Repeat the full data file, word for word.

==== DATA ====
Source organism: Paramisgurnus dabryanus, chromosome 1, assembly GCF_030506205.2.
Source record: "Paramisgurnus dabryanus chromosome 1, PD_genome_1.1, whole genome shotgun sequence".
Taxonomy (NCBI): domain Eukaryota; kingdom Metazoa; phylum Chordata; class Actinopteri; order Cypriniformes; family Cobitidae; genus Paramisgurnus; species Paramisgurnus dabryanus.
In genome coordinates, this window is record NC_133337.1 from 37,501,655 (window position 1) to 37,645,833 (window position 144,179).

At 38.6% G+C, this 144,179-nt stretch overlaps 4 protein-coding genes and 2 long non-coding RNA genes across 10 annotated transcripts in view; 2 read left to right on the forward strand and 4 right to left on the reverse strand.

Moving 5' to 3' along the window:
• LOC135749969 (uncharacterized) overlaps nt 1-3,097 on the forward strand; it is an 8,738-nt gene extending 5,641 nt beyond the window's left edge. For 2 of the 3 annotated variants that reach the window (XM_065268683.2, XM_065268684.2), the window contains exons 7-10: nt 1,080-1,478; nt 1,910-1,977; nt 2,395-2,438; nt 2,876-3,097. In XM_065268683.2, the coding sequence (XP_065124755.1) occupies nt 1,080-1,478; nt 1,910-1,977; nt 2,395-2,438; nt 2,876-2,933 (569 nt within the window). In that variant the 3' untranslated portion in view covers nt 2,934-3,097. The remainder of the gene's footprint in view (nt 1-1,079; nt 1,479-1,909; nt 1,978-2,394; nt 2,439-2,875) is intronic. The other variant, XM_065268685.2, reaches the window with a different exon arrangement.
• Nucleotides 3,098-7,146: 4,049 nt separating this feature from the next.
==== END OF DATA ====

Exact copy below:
Source organism: Paramisgurnus dabryanus, chromosome 1, assembly GCF_030506205.2.
Source record: "Paramisgurnus dabryanus chromosome 1, PD_genome_1.1, whole genome shotgun sequence".
Taxonomy (NCBI): domain Eukaryota; kingdom Metazoa; phylum Chordata; class Actinopteri; order Cypriniformes; family Cobitidae; genus Paramisgurnus; species Paramisgurnus dabryanus.
In genome coordinates, this window is record NC_133337.1 from 37,501,655 (window position 1) to 37,645,833 (window position 144,179).

At 38.6% G+C, this 144,179-nt stretch overlaps 4 protein-coding genes and 2 long non-coding RNA genes across 10 annotated transcripts in view; 2 read left to right on the forward strand and 4 right to left on the reverse strand.

Moving 5' to 3' along the window:
• LOC135749969 (uncharacterized) overlaps nt 1-3,097 on the forward strand; it is an 8,738-nt gene extending 5,641 nt beyond the window's left edge. For 2 of the 3 annotated variants that reach the window (XM_065268683.2, XM_065268684.2), the window contains exons 7-10: nt 1,080-1,478; nt 1,910-1,977; nt 2,395-2,438; nt 2,876-3,097. In XM_065268683.2, the coding sequence (XP_065124755.1) occupies nt 1,080-1,478; nt 1,910-1,977; nt 2,395-2,438; nt 2,876-2,933 (569 nt within the window). In that variant the 3' untranslated portion in view covers nt 2,934-3,097. The remainder of the gene's footprint in view (nt 1-1,079; nt 1,479-1,909; nt 1,978-2,394; nt 2,439-2,875) is intronic. The other variant, XM_065268685.2, reaches the window with a different exon arrangement.
• Nucleotides 3,098-7,146: 4,049 nt separating this feature from the next.